Cardiac arrest can occur without easily recognizable symptoms and a person may appear to just “drop.” If the arrest is a result of a heart attack, the victim may have experienced severe, “crushing” chest pain beforehand, or may have only experienced vague symptoms, such as a discomfort in the chest area, shortness of breath, sweating and nausea, or lightheadedness.

It may not be clear to the person having the heart attack, or to those nearby what has caused the symptoms to occur. It is common — and often fatal — to wait too long before getting help. The quicker the response to a heart attack, the better the outcome is likely to be. And whether the person is you, or a family member, or a stranger on the street, it’s important to be prepared to take action. For this reason, there has been a decades-long campaign by public health agencies and organizations, such as the American Heart Association, to inform the public of the possible symptoms of a heart attack and of ways we can help when faced with a cardiac emergency.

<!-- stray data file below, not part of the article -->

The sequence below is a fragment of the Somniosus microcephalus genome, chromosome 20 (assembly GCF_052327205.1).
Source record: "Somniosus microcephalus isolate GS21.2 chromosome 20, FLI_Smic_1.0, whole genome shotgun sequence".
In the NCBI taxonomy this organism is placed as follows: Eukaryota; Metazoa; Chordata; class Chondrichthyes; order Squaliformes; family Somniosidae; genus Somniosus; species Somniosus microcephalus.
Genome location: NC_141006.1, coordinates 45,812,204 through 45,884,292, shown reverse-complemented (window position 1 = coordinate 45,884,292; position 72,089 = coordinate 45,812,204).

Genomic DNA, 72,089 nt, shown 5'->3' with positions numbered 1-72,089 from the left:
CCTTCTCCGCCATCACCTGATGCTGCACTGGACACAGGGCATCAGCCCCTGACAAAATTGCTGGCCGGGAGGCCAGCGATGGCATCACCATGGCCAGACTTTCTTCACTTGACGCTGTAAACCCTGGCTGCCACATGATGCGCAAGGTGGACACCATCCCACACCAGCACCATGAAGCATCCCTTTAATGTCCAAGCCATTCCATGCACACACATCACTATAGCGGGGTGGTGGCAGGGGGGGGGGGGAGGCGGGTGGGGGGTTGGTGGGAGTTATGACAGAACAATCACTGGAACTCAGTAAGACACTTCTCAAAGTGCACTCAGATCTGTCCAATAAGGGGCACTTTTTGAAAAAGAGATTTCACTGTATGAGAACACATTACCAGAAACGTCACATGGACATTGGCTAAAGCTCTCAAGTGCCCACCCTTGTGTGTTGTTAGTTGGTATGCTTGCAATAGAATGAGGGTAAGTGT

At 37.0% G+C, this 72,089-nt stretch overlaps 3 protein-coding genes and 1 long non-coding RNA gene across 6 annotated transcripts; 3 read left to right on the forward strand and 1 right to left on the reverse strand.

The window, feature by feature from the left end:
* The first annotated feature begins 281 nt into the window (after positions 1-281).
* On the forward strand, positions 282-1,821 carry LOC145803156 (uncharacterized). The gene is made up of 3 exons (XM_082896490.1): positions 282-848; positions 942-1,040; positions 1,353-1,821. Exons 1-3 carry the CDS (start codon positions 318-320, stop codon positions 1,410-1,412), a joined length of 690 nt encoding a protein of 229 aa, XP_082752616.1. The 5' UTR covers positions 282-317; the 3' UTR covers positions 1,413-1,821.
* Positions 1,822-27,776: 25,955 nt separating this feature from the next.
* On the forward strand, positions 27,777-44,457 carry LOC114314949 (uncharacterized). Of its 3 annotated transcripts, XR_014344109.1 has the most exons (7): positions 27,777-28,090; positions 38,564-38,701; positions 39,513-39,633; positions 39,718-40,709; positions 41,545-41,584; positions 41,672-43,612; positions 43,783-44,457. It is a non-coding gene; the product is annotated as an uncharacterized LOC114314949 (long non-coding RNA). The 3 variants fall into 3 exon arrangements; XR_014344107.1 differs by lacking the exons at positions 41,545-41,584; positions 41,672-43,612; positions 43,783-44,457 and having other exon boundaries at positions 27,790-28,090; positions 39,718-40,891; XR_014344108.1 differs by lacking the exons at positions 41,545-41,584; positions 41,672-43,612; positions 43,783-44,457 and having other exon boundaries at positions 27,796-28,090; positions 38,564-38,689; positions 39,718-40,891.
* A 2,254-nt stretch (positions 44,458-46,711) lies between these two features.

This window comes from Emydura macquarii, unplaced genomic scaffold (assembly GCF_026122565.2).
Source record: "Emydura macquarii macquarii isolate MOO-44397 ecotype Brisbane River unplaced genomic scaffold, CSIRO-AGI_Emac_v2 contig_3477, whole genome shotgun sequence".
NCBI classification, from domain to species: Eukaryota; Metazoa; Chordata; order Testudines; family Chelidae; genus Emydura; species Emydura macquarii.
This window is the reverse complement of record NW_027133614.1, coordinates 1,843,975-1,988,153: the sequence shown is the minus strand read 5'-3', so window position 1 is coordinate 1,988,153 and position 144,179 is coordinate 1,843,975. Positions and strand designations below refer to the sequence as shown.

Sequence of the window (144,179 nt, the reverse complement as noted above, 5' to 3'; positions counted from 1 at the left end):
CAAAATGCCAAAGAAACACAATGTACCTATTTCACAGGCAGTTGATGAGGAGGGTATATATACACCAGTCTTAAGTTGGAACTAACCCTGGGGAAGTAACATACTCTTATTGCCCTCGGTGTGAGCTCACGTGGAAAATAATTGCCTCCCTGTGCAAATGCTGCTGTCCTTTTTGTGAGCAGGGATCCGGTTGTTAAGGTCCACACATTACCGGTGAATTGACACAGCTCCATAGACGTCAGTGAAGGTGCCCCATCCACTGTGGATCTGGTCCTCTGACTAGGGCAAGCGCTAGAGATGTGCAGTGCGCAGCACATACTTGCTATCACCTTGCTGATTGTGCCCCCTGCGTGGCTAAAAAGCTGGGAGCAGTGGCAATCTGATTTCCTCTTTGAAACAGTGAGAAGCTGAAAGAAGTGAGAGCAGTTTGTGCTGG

Symptoms of heart attack:

  • Chest discomfort: Most heart attacks involve discomfort in the center of the chest that lasts more than a few minutes, or that goes away and comes back. It can feel like uncomfortable pressure, a squeezing sensation or fullness, or pain.

  • Discomfort in other areas of the upper body: Symptoms can include pain or discomfort in one or both arms, the back, neck, jaw or stomach.

  • Shortness of breath: This sensation may occur alone or simultaneously with chest discomfort.

  • Other symptoms: A person may “break out” in a cold sweat, complain of nausea or lightheadedness, or simply state that he or she doesn’t feel well. Unfortunately, these individuals often leave work or other public places and go home to rest, thinking the symptoms are from the flu.